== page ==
But. There is a mysterious chocolate lab who, while mostly cute, is made somewhat less so by his massive man marbles and the fact that he has left several incredibly large gifts on our lawn that, as they are watered by the sprinklers, only become more disgusting. I realize many, if not most, would clean the deposits up right away, but I'm too disgusted right now. Maybe this weekend.

Two months of delay and over-analysis, and I give you a story about dog s--t. Sorry.

More to come, hopefully, including a brilliant comparison of California and America as each relates to and is perceived by its neighbors. Also, a plea for the captured Somali pirate to be invited onto a celebrity survival show.


justice blue eyes

I tried to think of a way to cleverly bring this up but I've been unsuccessful thus far and I need to go to bed now so I'll just throw it out there plain and simple -- I'll be hanging with Chief Justice John Roberts tomorrow evening. Just the two of us, him piercing my soul with his eyes.

Actually, I'm anticipating a throng of people with my wife and I lost somewhere in the back of the room, me wondering why I bothered to dress up in a full suit during non-office hours just to eat bad appetizers while standing next to some angry lawyer. (Who isn't my wife. Though my wife is also next to me. She's just not the angry lawyer. I have no connection to this hypothetical angry lawyer. There are a total of three people standing there. Well, plus the rest of the room. Agh, ambiguous verbage.) If, however, the event turns out to be anything more than that I will be quite pleased.

And yes, I am taking suggestions on awkward things to say should I actually meet him.


massive stimulus package

Point of interest: I was recently told that a former Little League teammate of mine is now a softcore pornstar making movies for Playboy and traveling around with them as part of a live softcore show. Oh, and his last name in real life is Cox. Clearly his life path was determined before he ever had a chance to do anything about it.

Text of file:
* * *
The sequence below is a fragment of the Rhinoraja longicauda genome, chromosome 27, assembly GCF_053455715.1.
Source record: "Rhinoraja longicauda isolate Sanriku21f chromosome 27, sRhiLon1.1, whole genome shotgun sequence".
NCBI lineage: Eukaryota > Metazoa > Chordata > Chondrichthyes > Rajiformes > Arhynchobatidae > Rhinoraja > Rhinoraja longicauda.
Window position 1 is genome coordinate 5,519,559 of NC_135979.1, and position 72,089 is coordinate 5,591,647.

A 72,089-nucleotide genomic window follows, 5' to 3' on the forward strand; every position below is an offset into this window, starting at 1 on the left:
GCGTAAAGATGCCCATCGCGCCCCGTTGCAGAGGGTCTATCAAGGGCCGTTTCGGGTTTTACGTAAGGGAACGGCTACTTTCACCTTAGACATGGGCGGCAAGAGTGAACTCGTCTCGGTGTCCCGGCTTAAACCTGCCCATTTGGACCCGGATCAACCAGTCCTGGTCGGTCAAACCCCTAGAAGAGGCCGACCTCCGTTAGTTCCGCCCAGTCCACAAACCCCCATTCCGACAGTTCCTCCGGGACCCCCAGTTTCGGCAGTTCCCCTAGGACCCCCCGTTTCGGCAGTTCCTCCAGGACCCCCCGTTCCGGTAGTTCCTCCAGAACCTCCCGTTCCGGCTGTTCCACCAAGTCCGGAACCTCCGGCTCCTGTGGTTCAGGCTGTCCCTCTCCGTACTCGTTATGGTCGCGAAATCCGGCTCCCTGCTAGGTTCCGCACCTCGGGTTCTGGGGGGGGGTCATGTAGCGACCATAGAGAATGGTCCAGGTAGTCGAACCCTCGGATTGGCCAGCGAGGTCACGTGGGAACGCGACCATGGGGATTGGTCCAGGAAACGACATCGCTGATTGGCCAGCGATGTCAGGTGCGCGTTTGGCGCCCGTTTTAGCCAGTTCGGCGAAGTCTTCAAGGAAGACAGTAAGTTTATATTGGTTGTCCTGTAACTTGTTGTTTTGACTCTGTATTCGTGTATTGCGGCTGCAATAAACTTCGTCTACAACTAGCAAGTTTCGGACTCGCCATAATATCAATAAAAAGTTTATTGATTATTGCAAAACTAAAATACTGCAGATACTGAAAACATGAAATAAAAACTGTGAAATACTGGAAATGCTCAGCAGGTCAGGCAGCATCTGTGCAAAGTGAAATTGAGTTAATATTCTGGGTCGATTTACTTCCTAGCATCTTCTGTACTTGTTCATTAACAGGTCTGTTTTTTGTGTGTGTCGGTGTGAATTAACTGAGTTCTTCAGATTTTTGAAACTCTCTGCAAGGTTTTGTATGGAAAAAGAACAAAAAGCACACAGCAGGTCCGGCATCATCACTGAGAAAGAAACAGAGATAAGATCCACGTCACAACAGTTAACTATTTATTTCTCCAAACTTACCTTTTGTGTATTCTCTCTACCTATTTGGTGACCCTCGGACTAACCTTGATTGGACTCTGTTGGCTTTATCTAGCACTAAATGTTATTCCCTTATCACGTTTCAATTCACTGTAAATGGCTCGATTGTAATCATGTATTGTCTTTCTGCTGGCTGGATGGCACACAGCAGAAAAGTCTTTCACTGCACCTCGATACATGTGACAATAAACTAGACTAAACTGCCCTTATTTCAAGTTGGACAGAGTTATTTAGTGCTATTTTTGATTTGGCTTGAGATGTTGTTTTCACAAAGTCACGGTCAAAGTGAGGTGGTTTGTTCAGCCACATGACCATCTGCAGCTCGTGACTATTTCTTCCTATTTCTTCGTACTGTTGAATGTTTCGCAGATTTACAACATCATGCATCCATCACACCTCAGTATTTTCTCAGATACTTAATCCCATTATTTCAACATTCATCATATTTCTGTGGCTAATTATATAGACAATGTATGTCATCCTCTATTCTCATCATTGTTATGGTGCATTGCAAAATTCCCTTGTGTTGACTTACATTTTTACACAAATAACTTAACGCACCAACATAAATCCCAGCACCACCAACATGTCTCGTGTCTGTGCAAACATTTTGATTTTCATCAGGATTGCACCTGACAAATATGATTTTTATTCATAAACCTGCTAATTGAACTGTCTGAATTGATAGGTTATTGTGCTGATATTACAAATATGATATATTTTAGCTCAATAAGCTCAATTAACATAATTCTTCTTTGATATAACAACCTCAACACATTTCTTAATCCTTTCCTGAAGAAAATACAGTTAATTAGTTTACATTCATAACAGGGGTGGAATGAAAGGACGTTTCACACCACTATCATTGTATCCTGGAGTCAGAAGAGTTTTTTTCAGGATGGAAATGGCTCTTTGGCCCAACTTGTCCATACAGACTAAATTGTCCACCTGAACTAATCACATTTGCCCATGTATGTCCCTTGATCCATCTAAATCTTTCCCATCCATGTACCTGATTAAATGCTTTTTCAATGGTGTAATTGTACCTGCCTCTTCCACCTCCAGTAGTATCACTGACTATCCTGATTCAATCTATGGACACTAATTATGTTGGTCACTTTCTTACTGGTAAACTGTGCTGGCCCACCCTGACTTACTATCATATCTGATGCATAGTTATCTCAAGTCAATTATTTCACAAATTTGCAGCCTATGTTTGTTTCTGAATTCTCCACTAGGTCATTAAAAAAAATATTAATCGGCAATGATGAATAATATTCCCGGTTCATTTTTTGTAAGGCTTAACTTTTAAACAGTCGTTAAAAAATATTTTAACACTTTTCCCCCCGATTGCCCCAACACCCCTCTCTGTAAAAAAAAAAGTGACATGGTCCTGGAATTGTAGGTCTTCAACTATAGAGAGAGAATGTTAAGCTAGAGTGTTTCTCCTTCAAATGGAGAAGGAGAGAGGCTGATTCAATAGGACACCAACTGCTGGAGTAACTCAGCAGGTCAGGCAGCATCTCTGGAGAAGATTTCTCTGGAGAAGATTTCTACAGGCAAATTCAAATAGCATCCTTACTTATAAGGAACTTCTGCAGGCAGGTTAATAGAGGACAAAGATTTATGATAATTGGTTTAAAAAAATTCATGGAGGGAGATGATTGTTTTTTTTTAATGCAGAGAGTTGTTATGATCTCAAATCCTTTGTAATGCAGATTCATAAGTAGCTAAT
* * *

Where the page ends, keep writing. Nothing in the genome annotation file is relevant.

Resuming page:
cruisers of the caribbean

As it turns out, I owe you a blog post. I was intending to post a few pictures of our cruise, but the pictures are very large and take more time to upload than I'm willing to give. Suffice it to say, the beaches were white, the seas were blue, and the sunsets were orange. Highlights included all the free food we could stuff down our throats, and not vomiting after stuffing all that food down our throats

Other highlights included sitting in inner tubes as we floated down a Belizean river that flowed through old Mayan caves, sailing within sight of the Cuban coast, and buying a sweet skull Christmas ornament at a shop in Mexico. I'm very excited about hanging a blue painted skull from our tree this holiday season.

I will also note that the cruise was full of New Yorkers and, my goodness, they loudly confirmed almost every stereotype you've ever heard. They seemed a little like very rich dessert -- all well and good in small portions, but a bit overwhelming if you get too much.